In the current system, a singer taking 26 ‘academic’ lessons per year would need to train for 59 years (!!!) to match the training program of the Old Italian School. A singer taking 30 lessons per year would have to study for 56 years.

At the risk of sounding like an old SNL ‘Colon Blow‘ sketch, that’s a lot of bowls of cereal.

The modern equivalent to training we can compare to is yoga. If you dismiss the idea of training every day as ‘undoable’ then I would posit the example of yoga studios EVERYWHERE, where students show up for classes on a daily basis. These students think NOTHING of showing up every day to participate in GROUP classes that take an hour of time. Some hardcore yogis will go every day. The modern gym is another arena where people will spend 1-2 hours for 3-6 days a week to get fit. No one thinks anything of it, or that the time invested was ‘wasted.’

Yet the modern day voice teacher balks at teaching this way every day, or seeing the same number of students for a protracted period of time. Today, we’re all about filling the studio with as MANY bodies as possible to fill the hours.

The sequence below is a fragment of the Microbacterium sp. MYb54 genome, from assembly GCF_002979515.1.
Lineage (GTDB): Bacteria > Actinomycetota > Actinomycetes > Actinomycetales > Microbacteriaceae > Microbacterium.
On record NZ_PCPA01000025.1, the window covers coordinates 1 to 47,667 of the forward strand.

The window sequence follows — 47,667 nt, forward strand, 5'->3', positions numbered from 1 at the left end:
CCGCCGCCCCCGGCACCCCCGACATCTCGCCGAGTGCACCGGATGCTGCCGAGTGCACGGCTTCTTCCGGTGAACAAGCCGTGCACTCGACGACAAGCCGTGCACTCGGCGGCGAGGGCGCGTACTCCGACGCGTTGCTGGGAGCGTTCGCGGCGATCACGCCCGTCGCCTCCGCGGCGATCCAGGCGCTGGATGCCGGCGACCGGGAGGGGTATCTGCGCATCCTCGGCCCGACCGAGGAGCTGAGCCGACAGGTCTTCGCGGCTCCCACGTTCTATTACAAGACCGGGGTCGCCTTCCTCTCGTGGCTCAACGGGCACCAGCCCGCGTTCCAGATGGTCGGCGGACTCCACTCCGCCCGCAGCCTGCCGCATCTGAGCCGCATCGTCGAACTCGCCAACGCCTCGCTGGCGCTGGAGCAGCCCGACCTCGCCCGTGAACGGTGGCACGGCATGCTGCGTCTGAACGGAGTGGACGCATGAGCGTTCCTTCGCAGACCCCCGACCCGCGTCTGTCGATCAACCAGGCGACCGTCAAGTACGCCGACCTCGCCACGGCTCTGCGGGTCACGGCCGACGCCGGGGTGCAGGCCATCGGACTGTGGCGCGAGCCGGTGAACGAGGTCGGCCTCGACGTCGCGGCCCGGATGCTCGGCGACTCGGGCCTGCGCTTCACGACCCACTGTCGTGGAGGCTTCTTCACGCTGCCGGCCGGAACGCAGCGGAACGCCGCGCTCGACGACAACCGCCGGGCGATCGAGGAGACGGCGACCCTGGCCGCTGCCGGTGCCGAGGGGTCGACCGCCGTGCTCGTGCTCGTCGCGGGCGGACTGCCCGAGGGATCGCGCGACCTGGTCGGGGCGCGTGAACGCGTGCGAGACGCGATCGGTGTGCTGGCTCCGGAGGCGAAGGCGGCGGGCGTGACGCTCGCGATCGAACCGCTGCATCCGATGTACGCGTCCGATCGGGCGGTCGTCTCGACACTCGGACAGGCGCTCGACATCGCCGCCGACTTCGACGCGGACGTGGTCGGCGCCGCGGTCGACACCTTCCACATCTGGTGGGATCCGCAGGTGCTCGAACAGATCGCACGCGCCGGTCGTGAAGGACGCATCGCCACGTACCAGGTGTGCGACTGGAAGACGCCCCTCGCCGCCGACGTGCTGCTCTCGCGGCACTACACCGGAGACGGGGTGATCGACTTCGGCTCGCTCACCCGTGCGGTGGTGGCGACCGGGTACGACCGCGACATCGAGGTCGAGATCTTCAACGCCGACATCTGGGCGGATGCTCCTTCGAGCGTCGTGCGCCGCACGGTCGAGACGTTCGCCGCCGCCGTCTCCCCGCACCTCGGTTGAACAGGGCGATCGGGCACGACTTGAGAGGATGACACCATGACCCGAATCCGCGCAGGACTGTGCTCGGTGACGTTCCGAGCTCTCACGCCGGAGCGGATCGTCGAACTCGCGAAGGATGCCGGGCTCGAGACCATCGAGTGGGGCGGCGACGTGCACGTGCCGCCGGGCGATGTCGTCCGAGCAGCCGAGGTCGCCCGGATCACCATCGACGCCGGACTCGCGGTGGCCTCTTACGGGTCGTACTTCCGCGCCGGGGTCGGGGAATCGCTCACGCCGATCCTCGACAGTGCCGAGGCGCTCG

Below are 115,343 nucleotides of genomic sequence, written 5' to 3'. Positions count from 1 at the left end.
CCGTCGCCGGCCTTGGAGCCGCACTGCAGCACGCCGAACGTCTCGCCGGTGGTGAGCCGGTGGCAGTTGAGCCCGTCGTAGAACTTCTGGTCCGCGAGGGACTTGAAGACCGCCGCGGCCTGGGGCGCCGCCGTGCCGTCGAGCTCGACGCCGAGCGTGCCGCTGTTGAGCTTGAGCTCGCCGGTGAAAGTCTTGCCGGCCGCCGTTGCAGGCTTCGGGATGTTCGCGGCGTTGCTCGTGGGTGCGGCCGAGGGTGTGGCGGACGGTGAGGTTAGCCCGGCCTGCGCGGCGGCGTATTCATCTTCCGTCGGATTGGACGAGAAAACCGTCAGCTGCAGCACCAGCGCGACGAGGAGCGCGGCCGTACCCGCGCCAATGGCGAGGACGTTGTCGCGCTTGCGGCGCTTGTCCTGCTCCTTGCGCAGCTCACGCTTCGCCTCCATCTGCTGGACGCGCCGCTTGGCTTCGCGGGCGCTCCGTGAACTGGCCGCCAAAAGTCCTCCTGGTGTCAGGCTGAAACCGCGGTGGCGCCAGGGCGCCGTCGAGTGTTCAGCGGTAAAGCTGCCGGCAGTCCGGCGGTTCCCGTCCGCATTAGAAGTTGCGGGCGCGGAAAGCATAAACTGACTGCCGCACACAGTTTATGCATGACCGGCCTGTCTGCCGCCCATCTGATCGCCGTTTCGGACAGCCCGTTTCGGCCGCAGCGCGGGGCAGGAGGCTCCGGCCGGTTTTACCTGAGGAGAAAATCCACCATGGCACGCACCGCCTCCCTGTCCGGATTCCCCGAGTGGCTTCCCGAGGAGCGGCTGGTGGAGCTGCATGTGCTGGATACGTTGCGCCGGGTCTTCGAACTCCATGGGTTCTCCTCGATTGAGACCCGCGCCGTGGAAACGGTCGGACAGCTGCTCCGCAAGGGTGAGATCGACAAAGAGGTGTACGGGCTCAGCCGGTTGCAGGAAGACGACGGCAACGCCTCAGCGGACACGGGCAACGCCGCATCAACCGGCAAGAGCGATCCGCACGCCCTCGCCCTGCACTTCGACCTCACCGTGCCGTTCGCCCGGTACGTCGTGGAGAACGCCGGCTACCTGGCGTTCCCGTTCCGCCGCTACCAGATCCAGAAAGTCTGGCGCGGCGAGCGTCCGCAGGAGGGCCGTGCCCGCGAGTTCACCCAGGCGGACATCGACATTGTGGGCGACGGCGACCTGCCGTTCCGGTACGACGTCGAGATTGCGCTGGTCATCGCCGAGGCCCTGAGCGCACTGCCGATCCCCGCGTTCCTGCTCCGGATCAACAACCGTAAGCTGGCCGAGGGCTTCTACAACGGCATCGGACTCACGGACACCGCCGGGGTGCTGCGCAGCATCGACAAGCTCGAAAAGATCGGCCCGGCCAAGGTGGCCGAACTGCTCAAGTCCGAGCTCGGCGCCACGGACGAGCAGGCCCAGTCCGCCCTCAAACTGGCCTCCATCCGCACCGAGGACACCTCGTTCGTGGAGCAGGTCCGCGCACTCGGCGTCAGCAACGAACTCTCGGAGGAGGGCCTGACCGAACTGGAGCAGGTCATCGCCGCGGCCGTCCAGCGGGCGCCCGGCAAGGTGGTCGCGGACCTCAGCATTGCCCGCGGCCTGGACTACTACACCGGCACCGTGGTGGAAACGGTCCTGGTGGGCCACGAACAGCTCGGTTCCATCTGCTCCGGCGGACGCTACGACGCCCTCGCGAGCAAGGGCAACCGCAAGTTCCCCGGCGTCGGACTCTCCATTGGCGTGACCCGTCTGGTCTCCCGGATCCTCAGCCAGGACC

What does that do for the training of the voice?

For one, it requires the student to have an intensive knowledge of WHAT the teacher is DOING, and replicate that in 6 days outside of lessons. Can a yoga student grasp all the intricacies of yoga in ONE session a week and know how to do it on their own? Hardly. This is a tremendous undertaking for a student with NO IDEA of how to practice at all. The onus of progress is then placed squarely on the shoulders of the student, and NOT the teacher – which in my opinion is backwards. If the student fails, we ‘victim blame’ them and accuse them of not working hard – when they may not know HOW to work in the first place!

Another problem is that voice training only done once a week can REGRESS if the student practices in the WRONG WAY. It can be one step forward and six steps back (losing valuable TIME here again).

Is there a solution?

Yes and no. The first is to acknowledge that GOOD, CONSISTENT training is the sine qua non of the Old School. We cannot complain about the LOW standards of singing ability and in the same breath reject training systems that give us GREAT singing.

I would want a complete re-evaluation of HOW WE TRAIN voices to begin with. What could be accomplished in a human throat and body with daily, observed vocalization? I think it would be amazing.